-Coadministration with Niacin 1 g/day or more: Not recommended for Chinese patients
-Coadministration with Verapamil, Diltiazem, or Dronedarone: Simvastatin dose should not exceed 10 mg/day
-Coadministration with Amiodarone, Amlodipine, or Ranolazine: Simvastatin dose should not exceed 20 mg/day
-Coadministration of Lomitapide: Simvastatin dose should not exceed 20 mg/day in patients with HoFH (for patients who have tolerated simvastatin 80 mg/day chronically, a dose of simvastatin 40 mg may be used)

Clinical Pharmacogenetics Implementation Consortium Guideline (CPIC):
-Normal Function SLCO1B1 Phenotype: Follow prescribed dosing guidelines and adjust doses based on disease-specific guidelines
-Intermediate and Low Function SLCO1B1 Phenotype: Initiate therapy with a lower dose or consider an alternative statin (e.g. pravastatin or rosuvastatin); consider routine CK monitoring

Precautions

CONTRAINDICATIONS:
-Hypersensitivity to active substance or any component of product
-Active liver disease, which may include unexplained persistent elevations in hepatic transaminase levels
-Pregnancy
-Lactation
-Concomitant administration of strong CYP450 3A4 inhibitors (e.g., itraconazole, ketoconazole, posaconazole, voriconazole, HIV protease inhibitors, boceprevir, telaprevir, erythromycin, clarithromycin, telithromycin, nefazodone, and cobicistat containing products)
-Concomitant administration of gemfibrozil, cyclosporine, or danazol

Safety and efficacy have not been established in patients younger than 10 years, nor in pre-menarchal girls.

Consult WARNINGS section for dosing related precautions.

Dialysis

Data not available

Other Comments

Administration advice:
-Take orally once a day in the evening

Oral Suspension:
-Take on an empty stomach
-Shake well for at least 20 seconds before measuring dose
-Use an accurate measuring dose; a household teaspoon is not an accurate measuring device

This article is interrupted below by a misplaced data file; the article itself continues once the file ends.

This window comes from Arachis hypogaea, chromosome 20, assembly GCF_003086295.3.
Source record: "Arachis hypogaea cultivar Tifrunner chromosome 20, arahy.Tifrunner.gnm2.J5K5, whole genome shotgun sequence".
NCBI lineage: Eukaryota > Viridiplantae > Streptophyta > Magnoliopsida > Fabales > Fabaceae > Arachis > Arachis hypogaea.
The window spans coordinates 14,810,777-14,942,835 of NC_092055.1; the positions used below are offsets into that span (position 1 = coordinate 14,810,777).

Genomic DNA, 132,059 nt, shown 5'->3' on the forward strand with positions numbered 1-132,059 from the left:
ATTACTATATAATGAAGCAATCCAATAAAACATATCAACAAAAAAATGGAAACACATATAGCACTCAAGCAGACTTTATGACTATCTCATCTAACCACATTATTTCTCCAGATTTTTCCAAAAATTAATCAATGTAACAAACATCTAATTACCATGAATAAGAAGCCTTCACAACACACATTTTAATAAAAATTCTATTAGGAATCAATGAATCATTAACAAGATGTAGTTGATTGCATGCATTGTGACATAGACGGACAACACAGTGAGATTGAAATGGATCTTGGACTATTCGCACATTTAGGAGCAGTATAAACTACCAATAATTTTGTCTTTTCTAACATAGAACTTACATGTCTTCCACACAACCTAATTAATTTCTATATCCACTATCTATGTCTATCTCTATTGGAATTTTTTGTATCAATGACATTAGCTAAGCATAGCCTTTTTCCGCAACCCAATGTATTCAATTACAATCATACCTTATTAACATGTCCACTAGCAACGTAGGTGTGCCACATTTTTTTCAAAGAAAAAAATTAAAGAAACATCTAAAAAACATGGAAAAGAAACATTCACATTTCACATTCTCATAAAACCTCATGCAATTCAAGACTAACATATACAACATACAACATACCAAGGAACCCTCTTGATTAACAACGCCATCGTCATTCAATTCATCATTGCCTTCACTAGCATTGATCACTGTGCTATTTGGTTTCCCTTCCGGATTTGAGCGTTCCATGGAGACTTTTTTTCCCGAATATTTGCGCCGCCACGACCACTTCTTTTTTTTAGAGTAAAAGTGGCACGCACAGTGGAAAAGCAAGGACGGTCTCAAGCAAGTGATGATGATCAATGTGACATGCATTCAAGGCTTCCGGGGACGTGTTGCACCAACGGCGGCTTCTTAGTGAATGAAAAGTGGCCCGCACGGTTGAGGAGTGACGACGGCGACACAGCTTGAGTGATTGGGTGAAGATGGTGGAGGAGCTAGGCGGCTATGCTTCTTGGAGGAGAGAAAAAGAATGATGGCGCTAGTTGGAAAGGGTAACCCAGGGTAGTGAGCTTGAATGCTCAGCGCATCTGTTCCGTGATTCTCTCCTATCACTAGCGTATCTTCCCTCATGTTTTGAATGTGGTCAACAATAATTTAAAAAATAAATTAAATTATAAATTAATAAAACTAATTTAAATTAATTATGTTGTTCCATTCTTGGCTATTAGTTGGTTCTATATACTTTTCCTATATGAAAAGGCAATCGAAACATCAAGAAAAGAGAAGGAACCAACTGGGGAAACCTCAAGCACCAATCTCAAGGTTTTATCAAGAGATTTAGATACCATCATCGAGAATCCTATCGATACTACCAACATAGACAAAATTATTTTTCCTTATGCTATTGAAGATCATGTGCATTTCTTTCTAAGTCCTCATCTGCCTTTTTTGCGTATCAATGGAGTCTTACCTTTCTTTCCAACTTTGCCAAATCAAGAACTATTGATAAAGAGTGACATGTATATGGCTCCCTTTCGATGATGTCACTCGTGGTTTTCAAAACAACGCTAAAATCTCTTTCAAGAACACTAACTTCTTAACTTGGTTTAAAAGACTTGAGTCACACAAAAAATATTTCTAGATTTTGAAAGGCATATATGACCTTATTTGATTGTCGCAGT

Storage:
-Oral Suspension: Store at room temperature (68F to 77F [20C to 25C]); Protect from heat; do not freeze or refrigerate; Use within 30 days after opening

General:
-This drug has not been studied in patients with Fredrickson Types I and V dyslipidemias.

Monitor:
-Obtain liver function tests prior to initiating therapy and as clinically indicated
-Periodic creatine kinase determinations may be considered to monitor for myopathy, however, there is no assurance that such monitoring will prevent myopathy
-Patients with severe renal impairment should be closely monitored
-Chinese patients may be a higher risk of myopathy and should be closely monitored

Patient advice:
-Patients should be instructed to read the patient labeling.
-Patients should be advised to adhere to a diet and exercise program.
-Patients should be instructed to discuss all medication use including herbal products and over the counter products with their healthcare professional; patients should be advised to avoid grapefruit juice during therapy.
-Patients should understand the risk of myopathy and should be instructed to report unexplained muscle pain promptly, especially if accompanied by malaise or fever.
-Patients should be instructed to report any symptoms that may indicate liver injury, including fatigue, anorexia, right upper abdominal discomfort, dark urine, or jaundice.
-Women of childbearing potential should be advised to use an effective method of birth control.

Further information

Always consult your healthcare provider to ensure the information displayed on this page applies to your personal circumstances.

Frequently Asked Questions